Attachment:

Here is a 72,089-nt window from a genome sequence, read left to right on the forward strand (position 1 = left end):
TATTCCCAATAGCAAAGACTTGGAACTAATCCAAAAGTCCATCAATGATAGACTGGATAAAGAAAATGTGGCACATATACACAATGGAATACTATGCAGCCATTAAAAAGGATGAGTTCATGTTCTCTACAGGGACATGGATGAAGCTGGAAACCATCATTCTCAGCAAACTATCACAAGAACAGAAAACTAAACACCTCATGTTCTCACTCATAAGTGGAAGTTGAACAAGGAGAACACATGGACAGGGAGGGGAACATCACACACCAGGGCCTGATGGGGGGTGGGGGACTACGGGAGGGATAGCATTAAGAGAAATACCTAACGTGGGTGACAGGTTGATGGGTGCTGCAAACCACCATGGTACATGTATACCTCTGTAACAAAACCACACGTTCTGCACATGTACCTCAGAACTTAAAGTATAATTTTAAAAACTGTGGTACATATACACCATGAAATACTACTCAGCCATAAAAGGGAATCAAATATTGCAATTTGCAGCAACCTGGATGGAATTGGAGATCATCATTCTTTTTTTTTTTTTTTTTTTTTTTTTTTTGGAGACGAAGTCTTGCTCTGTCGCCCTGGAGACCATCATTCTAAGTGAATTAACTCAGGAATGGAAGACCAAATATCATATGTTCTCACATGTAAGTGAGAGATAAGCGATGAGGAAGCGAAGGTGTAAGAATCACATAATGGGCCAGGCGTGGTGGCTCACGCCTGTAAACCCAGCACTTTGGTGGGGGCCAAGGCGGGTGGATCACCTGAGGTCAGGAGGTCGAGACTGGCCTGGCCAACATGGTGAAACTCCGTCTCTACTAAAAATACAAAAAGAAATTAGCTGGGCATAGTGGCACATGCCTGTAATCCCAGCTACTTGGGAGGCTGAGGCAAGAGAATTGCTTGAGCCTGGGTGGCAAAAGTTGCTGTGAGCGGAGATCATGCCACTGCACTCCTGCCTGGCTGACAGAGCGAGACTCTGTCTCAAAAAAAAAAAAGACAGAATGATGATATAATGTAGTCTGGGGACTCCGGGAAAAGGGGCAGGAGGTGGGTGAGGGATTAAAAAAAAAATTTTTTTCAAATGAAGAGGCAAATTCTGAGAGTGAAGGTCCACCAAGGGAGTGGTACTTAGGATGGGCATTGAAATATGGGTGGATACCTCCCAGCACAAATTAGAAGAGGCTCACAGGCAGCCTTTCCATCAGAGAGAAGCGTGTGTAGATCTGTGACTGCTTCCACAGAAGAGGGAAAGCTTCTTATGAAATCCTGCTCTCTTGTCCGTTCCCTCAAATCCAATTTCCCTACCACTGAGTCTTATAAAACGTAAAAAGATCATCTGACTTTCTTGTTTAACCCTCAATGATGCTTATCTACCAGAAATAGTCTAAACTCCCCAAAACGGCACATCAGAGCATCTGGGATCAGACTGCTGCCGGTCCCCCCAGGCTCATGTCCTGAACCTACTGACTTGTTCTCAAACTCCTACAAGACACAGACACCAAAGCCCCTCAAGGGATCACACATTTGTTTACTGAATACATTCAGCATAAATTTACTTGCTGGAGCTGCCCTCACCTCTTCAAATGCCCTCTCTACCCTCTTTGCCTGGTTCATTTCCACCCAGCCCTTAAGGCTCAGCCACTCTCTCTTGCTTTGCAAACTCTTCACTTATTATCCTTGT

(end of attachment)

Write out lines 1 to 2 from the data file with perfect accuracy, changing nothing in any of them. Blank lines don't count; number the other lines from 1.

Here is a 72,089-nt window from a genome sequence, read left to right on the forward strand (position 1 = left end):
TATTCCCAATAGCAAAGACTTGGAACTAATCCAAAAGTCCATCAATGATAGACTGGATAAAGAAAATGTGGCACATATACACAATGGAATACTATGCAGCCATTAAAAAGGATGAGTTCATGTTCTCTACAGGGACATGGATGAAGCTGGAAACCATCATTCTCAGCAAACTATCACAAGAACAGAAAACTAAACACCTCATGTTCTCACTCATAAGTGGAAGTTGAACAAGGAGAACACATGGACAGGGAGGGGAACATCACACACCAGGGCCTGATGGGGGGTGGGGGACTACGGGAGGGATAGCATTAAGAGAAATACCTAACGTGGGTGACAGGTTGATGGGTGCTGCAAACCACCATGGTACATGTATACCTCTGTAACAAAACCACACGTTCTGCACATGTACCTCAGAACTTAAAGTATAATTTTAAAAACTGTGGTACATATACACCATGAAATACTACTCAGCCATAAAAGGGAATCAAATATTGCAATTTGCAGCAACCTGGATGGAATTGGAGATCATCATTCTTTTTTTTTTTTTTTTTTTTTTTTTTTTGGAGACGAAGTCTTGCTCTGTCGCCCTGGAGACCATCATTCTAAGTGAATTAACTCAGGAATGGAAGACCAAATATCATATGTTCTCACATGTAAGTGAGAGATAAGCGATGAGGAAGCGAAGGTGTAAGAATCACATAATGGGCCAGGCGTGGTGGCTCACGCCTGTAAACCCAGCACTTTGGTGGGGGCCAAGGCGGGTGGATCACCTGAGGTCAGGAGGTCGAGACTGGCCTGGCCAACATGGTGAAACTCCGTCTCTACTAAAAATACAAAAAGAAATTAGCTGGGCATAGTGGCACATGCCTGTAATCCCAGCTACTTGGGAGGCTGAGGCAAGAGAATTGCTTGAGCCTGGGTGGCAAAAGTTGCTGTGAGCGGAGATCATGCCACTGCACTCCTGCCTGGCTGACAGAGCGAGACTCTGTCTCAAAAAAAAAAAAGACAGAATGATGATATAATGTAGTCTGGGGACTCCGGGAAAAGGGGCAGGAGGTGGGTGAGGGATTAAAAAAAAAATTTTTTTCAAATGAAGAGGCAAATTCTGAGAGTGAAGGTCCACCAAGGGAGTGGTACTTAGGATGGGCATTGAAATATGGGTGGATACCTCCCAGCACAAATTAGAAGAGGCTCACAGGCAGCCTTTCCATCAGAGAGAAGCGTGTGTAGATCTGTGACTGCTTCCACAGAAGAGGGAAAGCTTCTTATGAAATCCTGCTCTCTTGTCCGTTCCCTCAAATCCAATTTCCCTACCACTGAGTCTTATAAAACGTAAAAAGATCATCTGACTTTCTTGTTTAACCCTCAATGATGCTTATCTACCAGAAATAGTCTAAACTCCCCAAAACGGCACATCAGAGCATCTGGGATCAGACTGCTGCCGGTCCCCCCAGGCTCATGTCCTGAACCTACTGACTTGTTCTCAAACTCCTACAAGACACAGACACCAAAGCCCCTCAAGGGATCACACATTTGTTTACTGAATACATTCAGCATAAATTTACTTGCTGGAGCTGCCCTCACCTCTTCAAATGCCCTCTCTACCCTCTTTGCCTGGTTCATTTCCACCCAGCCCTTAAGGCTCAGCCACTCTCTCTTGCTTTGCAAACTCTTCACTTATTATCCTTGT